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Writing a Thesis
This page provides practical guides to writing a thesis for beginners.

Coursework · Research Question · Outline · Oral Exam · Citation Styles · Dictionary · Resources

First Year Second Year
Fall TermSurveying professorsRefining the research question
Data analysis & writing a draft
Advanced Seminar 2 (ch. 4 & 5)
English Thesis Writing 1
Winter TermSelecting the supervisorFinalizing the draft
Advanced Seminar 3 (ch. 3 & 6)
English Thesis Writing 2
Spring TermResearch question
Research plan
Advanced Seminar 1 (ch. 1 & 2)
Final revision (April)
Oral exam (May)
Final draft submission (Early June)
Graduation (Late June)
Summer VacationData collection with a research diary taken

* Research diary is a record of your research. See a sample

Hun Stamp Coursework Recommended [Faculty introduction PDF Icon]

Hun Stamp Sample Outline [Template 2003 MS Word Icon | 2007 MS Word Icon]

In the sample outline below, you may switch chapter 2 and 3 and, if necessary, skip discussion chapter. Also you may change chapter titles as you want.

  1. CHAPTER 1. Introduction
    • What is the public problem?
    • Why is the problem important and significant?
    • Which aspect of the problem do you want to study?
    • Scope and time-span of the research?
    • State clearly the research question that you want to answer. Be specific!
    • Provide a roadmap of your thesis
  2. CHAPTER 2. Background
    • Provide a description of the problem so that audience can understand the situation
    • Think about important factors that are closely related to the research question
    • Basic information about country, organization (government department/agency), or county/city/town of interest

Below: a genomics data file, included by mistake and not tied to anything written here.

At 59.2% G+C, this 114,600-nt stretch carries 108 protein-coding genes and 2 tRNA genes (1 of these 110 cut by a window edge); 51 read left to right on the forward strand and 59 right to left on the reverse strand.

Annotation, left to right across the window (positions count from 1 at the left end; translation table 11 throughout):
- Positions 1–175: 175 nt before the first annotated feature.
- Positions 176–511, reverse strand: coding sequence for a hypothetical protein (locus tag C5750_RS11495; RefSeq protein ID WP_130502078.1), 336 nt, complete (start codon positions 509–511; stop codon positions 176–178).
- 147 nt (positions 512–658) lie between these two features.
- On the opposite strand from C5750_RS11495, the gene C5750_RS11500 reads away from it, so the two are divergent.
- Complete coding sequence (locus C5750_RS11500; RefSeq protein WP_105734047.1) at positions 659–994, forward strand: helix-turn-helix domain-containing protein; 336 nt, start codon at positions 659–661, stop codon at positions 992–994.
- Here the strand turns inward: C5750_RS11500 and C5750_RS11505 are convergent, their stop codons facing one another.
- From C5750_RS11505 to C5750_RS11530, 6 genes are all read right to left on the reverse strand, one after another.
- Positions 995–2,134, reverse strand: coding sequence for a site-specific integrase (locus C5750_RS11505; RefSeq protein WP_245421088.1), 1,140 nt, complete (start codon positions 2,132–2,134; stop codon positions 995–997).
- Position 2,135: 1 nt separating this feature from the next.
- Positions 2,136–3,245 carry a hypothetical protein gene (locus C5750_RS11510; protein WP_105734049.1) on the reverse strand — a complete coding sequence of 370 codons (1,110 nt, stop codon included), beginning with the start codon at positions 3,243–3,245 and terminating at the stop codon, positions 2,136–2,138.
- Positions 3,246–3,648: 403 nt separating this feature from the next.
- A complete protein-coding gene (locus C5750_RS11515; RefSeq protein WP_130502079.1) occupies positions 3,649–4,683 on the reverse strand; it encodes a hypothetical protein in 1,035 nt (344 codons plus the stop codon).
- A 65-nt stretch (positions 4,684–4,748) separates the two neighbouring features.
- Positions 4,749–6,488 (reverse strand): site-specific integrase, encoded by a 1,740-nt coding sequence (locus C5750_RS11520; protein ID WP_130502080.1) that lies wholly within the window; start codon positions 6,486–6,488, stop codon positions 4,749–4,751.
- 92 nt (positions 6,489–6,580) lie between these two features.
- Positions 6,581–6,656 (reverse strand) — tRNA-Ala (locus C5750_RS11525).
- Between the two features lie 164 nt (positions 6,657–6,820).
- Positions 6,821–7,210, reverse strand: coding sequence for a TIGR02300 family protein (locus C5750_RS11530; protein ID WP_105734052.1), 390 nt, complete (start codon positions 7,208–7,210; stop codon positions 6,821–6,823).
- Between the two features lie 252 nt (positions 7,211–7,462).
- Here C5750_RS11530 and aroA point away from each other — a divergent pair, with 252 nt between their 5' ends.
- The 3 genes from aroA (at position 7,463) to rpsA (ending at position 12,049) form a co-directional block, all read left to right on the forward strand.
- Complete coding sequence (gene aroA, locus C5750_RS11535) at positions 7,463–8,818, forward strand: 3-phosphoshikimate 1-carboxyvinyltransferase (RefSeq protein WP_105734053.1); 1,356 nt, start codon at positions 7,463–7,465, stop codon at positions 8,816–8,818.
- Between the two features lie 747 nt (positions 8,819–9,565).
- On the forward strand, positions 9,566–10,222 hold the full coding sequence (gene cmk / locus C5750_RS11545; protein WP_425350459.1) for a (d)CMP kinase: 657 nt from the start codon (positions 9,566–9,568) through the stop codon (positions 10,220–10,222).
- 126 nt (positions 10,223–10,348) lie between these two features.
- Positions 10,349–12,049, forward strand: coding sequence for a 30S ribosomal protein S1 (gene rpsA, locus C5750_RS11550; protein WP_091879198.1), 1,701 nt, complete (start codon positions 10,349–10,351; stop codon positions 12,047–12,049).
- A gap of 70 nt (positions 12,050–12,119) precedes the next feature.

• This explanation should be consistent with Introduction
  3. CHAPTER 3. Literature Review
    • Review previous research that is directly related to the research question
    • Ask yourself, "Which model am I going to use?"
    • "Who already studied topics related to my research question?"
    • Include academic work rather than practical report or Internet resources
  4. CHAPTER 4. Data & Methods
    • Describe data: Where did you get? how they were collected? By whom?
    • How did you manipulate data?
    • Provide descriptive statistics of data you are using
    • What are dependent variables and independent variables?
    • Which method are you using? Describe the core logic of the method.
    • Provide your framework if you have
  5. CHAPTER 5. Analysis and Findings
    • Describe how well the model fits the data.
    • Interpret and explain the key findings
    • Summarize results you obtained from the analysis
  6. CHAPTER 6. Discussion
    • Discuss the results, in particular, surprising, strange, and/or conflicting results
    • Discuss how the results are related to literature review and background information
    • Discuss their implications for management and policy
    • You may make suggestions or recommendations
  7. CHAPTER 7. Conclusion
    • Summarize your main arguments, limitations of your research, and future study plans

  • Prepare 20-30 minute presentation and adjust the number of slides properly. Sample Powerpoint Icon
  • Highlights your research question, data, method, and key findings.
  • Reviewers will ask questions after your presentation and then make decision.
  • After the oral exam, summarize comments, revise the draft accordingly, and email supervisor and examiner to show how their comments were reflected.
  • Oral Presentation Advice by Mark D. Hill
  • How to give a bad talk PDF Icon